Rubbish discarded along a drain close to the very scenic Lough Nasplennagh, off Pontoon Road, Castlebar.

Exploring illegal dumping in Mayo, part three

by Emma Kilcawley Hemani

As we have seen from the previous two articles, illegal dumping has been an issue around the country and in Mayo for some time.

Despite the widespread dispersal of information pertaining to the troubles illegal dumping may cause and the increasing knowledge of the topic, the future holds no guarantee that the issue will be combated, though local groups such as Tidy Towns, Clean Your Beaches and Mayo County Council are willing to do anything in their power to curtail this issue.

The government state on their website that, to date, €6.3 million in funding has been provided, supporting 700 projects over all 31 local authorities.

With so many groups volunteering to clean up their communities, large amounts of funding poured into tackling illegal dumping and all the other technological and legislative efforts that have been made, the problem has not become eradicated, proving that more needs to be done.

The future looks something like this: drones and mobile cameras keeping an eye on illegal dumping areas of interests, new legislation being brought in to deter dumpers from doing so illegally with the fear of getting caught, and with the advancement of technology, who knows what may come next to further prevent illegal dumping.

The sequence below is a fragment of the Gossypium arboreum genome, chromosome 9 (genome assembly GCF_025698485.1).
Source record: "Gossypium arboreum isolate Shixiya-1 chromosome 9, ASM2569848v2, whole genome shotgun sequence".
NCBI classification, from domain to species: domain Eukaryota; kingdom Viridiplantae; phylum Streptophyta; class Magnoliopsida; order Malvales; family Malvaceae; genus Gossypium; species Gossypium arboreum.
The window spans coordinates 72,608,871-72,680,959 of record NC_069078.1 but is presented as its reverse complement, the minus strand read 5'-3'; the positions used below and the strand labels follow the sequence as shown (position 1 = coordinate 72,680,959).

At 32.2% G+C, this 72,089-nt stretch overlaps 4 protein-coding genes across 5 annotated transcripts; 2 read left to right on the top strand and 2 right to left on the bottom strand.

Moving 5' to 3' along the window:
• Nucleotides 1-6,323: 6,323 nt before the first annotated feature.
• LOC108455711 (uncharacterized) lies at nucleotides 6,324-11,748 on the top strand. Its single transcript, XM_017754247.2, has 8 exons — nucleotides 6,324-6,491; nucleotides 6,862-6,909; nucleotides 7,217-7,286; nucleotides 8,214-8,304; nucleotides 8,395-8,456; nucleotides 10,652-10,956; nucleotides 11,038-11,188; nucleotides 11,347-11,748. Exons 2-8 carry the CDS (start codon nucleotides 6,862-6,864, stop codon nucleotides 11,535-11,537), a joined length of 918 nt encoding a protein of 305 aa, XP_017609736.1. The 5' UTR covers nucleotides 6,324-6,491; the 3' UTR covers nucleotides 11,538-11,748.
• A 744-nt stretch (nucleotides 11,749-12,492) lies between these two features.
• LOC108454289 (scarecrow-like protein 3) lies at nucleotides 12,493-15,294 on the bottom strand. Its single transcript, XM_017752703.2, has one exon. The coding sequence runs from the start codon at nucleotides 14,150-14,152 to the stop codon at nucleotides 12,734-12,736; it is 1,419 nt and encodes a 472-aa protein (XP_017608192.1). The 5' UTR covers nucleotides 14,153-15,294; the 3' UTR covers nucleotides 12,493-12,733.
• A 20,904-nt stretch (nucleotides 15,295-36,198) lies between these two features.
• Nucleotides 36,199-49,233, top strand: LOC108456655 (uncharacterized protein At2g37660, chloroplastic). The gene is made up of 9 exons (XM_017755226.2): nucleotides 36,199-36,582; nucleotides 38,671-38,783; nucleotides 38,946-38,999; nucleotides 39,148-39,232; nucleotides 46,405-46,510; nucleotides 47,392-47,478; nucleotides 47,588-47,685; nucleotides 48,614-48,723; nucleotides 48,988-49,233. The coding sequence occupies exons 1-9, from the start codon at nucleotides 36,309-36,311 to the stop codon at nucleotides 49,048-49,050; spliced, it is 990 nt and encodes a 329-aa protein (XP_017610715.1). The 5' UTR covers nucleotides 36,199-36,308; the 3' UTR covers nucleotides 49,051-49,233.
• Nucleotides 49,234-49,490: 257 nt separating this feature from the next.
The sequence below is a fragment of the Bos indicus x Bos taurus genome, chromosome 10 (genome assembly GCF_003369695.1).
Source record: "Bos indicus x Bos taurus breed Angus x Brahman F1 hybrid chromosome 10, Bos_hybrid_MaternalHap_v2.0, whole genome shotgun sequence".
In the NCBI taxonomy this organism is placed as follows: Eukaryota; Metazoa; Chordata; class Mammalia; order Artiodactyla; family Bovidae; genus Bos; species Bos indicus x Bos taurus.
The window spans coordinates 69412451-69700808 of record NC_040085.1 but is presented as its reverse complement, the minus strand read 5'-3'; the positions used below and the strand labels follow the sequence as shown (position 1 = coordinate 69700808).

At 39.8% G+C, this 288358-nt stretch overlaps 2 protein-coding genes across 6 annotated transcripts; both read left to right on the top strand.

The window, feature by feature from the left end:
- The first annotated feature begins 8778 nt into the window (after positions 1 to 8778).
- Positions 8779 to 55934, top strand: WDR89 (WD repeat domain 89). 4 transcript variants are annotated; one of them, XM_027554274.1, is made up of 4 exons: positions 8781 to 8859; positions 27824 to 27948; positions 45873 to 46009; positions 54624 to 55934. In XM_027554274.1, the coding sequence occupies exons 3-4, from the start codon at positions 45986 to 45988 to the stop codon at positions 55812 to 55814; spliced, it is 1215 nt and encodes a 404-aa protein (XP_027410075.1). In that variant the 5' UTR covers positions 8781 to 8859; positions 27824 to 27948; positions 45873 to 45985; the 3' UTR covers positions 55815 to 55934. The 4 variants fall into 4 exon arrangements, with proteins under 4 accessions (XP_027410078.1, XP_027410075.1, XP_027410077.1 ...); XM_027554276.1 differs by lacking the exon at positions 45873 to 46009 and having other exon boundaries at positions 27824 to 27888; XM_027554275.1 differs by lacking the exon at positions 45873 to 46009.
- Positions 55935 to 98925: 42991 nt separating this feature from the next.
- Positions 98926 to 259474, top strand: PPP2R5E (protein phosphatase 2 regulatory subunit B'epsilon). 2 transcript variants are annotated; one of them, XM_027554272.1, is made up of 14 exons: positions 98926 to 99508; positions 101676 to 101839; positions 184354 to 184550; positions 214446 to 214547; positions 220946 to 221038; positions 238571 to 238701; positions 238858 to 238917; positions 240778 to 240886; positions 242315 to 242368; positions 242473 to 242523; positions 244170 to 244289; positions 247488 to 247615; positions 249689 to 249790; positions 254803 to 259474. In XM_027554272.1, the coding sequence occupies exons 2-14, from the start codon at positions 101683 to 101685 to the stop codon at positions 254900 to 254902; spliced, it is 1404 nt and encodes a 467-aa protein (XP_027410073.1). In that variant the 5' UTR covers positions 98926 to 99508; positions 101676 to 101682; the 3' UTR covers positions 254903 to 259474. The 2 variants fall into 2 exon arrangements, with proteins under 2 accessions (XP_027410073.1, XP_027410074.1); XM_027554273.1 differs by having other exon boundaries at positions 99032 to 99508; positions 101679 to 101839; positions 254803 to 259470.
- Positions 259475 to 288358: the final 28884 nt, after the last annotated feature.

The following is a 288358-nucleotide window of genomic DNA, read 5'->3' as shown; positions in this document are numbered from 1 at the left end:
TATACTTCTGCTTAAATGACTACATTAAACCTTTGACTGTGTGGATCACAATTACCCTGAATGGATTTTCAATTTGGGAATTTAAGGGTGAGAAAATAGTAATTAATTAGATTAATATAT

Though the main question is, has it worked? Is it going to work in the future?

Tidy Towns volunteers work tirelessly along with Clean Your Beaches in west Mayo, ensuring their communities are free from rubbish that has been left there illegally, with Peter Flynn, Fine Gael councillor, praising them, stating: “They do a fantastic job.”

Those individuals can only be praised and thanked for the efforts they make to right someone else’s wrongs.

Though, unfortunately, during the pandemic as restrictions have been introduced it has meant that Tidy Towns were not able to meet up in mass groups to do their regular clean-ups, though thankfully they have been able to continue at a reduced capacity, cleaning up communities all across Ireland while even winning some awards!

Mayo County Council have installed mobile cameras where they identify dumping locations, which Flynn says has ‘definitely helped’.

The council have also stated they intend to use drones to help combat the issue of illegal dumping around the county, with staff being said to have been trained in the use of this practice in July 2020.

The drones are intended to identify and maintain surveillance on areas which have been deemed as problematic areas for illegal dumping, among other criminal activities.

This comes with the hope that those who intend on dumping their rubbish in those areas will be deterred from following through, due to the threat of being caught on camera doing so.

This acts as a technological further attempt to tackle the problem after, in October of last year, Mayo County Council adopted the Waste Management (Segregation, Storage and Presentation of Household and Commercial Waste) bye laws, which aim to re-enforce the responsibility on households and businesses to dump their waste using permitted waste collectors and facilities.